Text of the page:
Guide to Providing a Maintenance Contract

Guide to Providing a Maintenance Contract

  1. What is a Service Maintenance Contract?
  2. What are the Different Types of Maintenance Contracts?
  3. How to Create a Planned Maintenance Contract
  4. How to Create a Contract for Unplanned Maintenance
  5. Creating a Maintenance Service Agreement with Joblogic Software

Whether your service business operates in the HVAC, plumbing or electrical industry, you’ll know that client assets can break down at any time. Thus, many companies will look to you for a maintenance contract to ensure their equipment is regularly serviced and maintained.

If you’re looking to access maintenance service agreements, alongside a full library of digital forms, this guide will show you how to get started with Joblogic.

What is a Service Maintenance Contract?

A service maintenance contract is an agreement between a service provider and a client that outlines the tasks, schedule, and frequency of maintenance services. For example, commercial maintenance contracts for HVAC clients may include four check-ups and one filter replacement on their systems per year.

There are many advantages to offering a service and maintenance agreement for your business. The most obvious benefit is that it guarantees regular income, which can help you better predict and manage company cash flow. Moreover, it can also help you build better relationships with your clients by fostering trust and transparency.

What are the Different Types of Maintenance Contracts?

Some clients may only require service when anomalies or problems occur, while others require regular preventive maintenance to avoid costly downtime. As such, there are four types of service maintenance contracts:

Corrective Maintenance

This service and maintenance agreement is activated after a problem has been identified, leading to further action to restore operating conditions. Because equipment downtime is often expensive, many clients are willing to pay a premium for corrective maintenance services.

Although corrective maintenance requires minimal planning and will only resolve a problem as it arises, it cannot identify any larger underlying issues. If not addressed, these smaller issues could cause equipment breakdown, requiring a replacement. Without client assets to maintain, service companies would soon become unprofitable.

Preventive Maintenance

Preventive maintenance is designed to fix minor problems before they escalate into bigger ones. Equipment maintenance is carried out at scheduled intervals with a set of predefined tasks, helping to avoid equipment failures and minimise downtime. For example, a technician sent to service an air conditioner may check and clean the coils, replace the filter, tighten all screws and bolts and check for gas connection leaks.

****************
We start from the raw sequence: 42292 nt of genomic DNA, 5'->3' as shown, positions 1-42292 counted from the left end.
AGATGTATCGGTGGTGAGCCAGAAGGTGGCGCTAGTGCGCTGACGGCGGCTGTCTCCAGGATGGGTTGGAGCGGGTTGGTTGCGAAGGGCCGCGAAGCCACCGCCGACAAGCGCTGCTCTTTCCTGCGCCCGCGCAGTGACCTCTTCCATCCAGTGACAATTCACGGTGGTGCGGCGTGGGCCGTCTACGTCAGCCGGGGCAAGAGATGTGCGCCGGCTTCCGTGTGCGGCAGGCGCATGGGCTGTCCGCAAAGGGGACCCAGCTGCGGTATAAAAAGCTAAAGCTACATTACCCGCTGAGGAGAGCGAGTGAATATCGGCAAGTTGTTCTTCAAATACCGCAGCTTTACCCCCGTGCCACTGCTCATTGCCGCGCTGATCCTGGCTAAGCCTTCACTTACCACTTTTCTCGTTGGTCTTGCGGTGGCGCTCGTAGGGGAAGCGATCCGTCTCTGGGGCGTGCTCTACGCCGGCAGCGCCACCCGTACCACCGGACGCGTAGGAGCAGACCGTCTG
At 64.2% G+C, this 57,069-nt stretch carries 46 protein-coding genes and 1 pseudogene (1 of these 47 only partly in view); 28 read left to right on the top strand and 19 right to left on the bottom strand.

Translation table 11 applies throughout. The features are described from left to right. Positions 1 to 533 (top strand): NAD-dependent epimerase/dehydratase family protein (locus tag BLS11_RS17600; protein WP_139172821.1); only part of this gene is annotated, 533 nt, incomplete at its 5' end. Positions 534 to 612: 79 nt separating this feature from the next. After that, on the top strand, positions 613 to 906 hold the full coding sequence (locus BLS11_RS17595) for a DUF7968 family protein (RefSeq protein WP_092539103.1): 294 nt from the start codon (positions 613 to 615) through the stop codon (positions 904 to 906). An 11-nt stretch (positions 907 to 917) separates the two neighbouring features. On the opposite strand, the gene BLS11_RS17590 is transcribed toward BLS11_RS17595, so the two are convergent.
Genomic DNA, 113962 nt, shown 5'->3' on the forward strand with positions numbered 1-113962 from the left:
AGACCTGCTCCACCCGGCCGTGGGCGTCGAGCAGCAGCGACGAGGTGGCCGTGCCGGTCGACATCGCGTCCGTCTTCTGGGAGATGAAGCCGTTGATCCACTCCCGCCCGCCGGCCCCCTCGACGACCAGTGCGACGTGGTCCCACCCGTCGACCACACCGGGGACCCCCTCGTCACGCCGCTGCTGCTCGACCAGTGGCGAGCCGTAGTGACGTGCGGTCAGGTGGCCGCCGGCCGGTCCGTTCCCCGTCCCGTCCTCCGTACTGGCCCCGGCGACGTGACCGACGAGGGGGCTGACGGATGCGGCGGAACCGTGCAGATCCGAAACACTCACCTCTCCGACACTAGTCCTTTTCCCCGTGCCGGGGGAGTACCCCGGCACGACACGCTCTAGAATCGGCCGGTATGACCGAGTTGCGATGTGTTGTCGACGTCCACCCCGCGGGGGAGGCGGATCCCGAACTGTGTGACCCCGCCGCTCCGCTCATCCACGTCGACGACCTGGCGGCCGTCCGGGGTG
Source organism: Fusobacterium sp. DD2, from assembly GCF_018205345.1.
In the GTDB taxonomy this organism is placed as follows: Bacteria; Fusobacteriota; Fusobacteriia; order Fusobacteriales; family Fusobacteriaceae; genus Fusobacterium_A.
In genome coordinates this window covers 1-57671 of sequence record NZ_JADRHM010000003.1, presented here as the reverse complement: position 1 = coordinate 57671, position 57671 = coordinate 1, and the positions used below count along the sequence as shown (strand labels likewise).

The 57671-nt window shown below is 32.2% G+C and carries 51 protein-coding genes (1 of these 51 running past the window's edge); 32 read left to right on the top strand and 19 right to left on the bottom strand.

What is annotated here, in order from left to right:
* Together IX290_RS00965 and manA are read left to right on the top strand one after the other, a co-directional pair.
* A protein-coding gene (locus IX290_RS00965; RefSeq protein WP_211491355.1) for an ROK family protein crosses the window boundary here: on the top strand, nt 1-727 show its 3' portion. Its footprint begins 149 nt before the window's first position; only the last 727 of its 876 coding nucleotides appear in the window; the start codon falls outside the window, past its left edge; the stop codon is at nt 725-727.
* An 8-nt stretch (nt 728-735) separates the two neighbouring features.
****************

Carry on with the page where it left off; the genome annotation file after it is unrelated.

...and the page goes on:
This maintenance approach is highly beneficial for maintenance companies as it requires a significant upfront investment on the client’s behalf and guarantees steady income.

Risk-based Maintenance

Risk-based maintenance is a proactive approach that uses data analytics to identify potential equipment failures. By analysing past failures, manufacturers can develop models that predict when a particular component is likely to fail. This type of maintenance contract is often used in critical industries, such as healthcare and power generation, where an unexpected breakdown could have catastrophic consequences.

Condition-based Maintenance

This type of maintenance relies on monitoring equipment condition data to identify when maintenance is required. Once performance compromising indicators or anomalies are detected, a technician is deployed to carry out the necessary tasks. This approach is often used in conjunction with other maintenance approaches, as it can be expensive to maintain a constant monitoring infrastructure.

How to Create a Planned Maintenance Contract

Many companies use planned maintenance software to generate contracts more efficiently and quickly when creating this type of contract. However, to ensure your arrangement is water-tight, it should include the below information: